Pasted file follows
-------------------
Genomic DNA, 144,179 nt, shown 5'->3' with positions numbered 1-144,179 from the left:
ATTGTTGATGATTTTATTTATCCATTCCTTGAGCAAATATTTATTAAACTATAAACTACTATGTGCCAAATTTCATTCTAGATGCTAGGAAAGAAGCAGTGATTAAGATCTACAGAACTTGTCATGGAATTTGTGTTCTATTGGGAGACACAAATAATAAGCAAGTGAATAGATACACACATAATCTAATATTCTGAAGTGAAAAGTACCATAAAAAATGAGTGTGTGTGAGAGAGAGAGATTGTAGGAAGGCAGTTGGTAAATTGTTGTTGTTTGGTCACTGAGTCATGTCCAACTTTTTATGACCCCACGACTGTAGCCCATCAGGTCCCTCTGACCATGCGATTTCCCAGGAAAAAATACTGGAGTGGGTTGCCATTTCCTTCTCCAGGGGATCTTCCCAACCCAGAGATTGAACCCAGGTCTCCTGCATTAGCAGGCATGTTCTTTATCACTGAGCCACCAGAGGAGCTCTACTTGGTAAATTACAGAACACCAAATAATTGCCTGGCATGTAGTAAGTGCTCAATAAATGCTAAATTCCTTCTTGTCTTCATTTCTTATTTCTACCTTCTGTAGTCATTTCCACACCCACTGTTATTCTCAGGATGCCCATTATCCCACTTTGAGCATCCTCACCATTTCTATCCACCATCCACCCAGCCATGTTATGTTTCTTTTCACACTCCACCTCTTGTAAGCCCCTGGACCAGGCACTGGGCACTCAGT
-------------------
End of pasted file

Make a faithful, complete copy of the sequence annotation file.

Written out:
Genomic DNA, 144,179 nt, shown 5'->3' with positions numbered 1-144,179 from the left:
ATTGTTGATGATTTTATTTATCCATTCCTTGAGCAAATATTTATTAAACTATAAACTACTATGTGCCAAATTTCATTCTAGATGCTAGGAAAGAAGCAGTGATTAAGATCTACAGAACTTGTCATGGAATTTGTGTTCTATTGGGAGACACAAATAATAAGCAAGTGAATAGATACACACATAATCTAATATTCTGAAGTGAAAAGTACCATAAAAAATGAGTGTGTGTGAGAGAGAGAGATTGTAGGAAGGCAGTTGGTAAATTGTTGTTGTTTGGTCACTGAGTCATGTCCAACTTTTTATGACCCCACGACTGTAGCCCATCAGGTCCCTCTGACCATGCGATTTCCCAGGAAAAAATACTGGAGTGGGTTGCCATTTCCTTCTCCAGGGGATCTTCCCAACCCAGAGATTGAACCCAGGTCTCCTGCATTAGCAGGCATGTTCTTTATCACTGAGCCACCAGAGGAGCTCTACTTGGTAAATTACAGAACACCAAATAATTGCCTGGCATGTAGTAAGTGCTCAATAAATGCTAAATTCCTTCTTGTCTTCATTTCTTATTTCTACCTTCTGTAGTCATTTCCACACCCACTGTTATTCTCAGGATGCCCATTATCCCACTTTGAGCATCCTCACCATTTCTATCCACCATCCACCCAGCCATGTTATGTTTCTTTTCACACTCCACCTCTTGTAAGCCCCTGGACCAGGCACTGGGCACTCAGT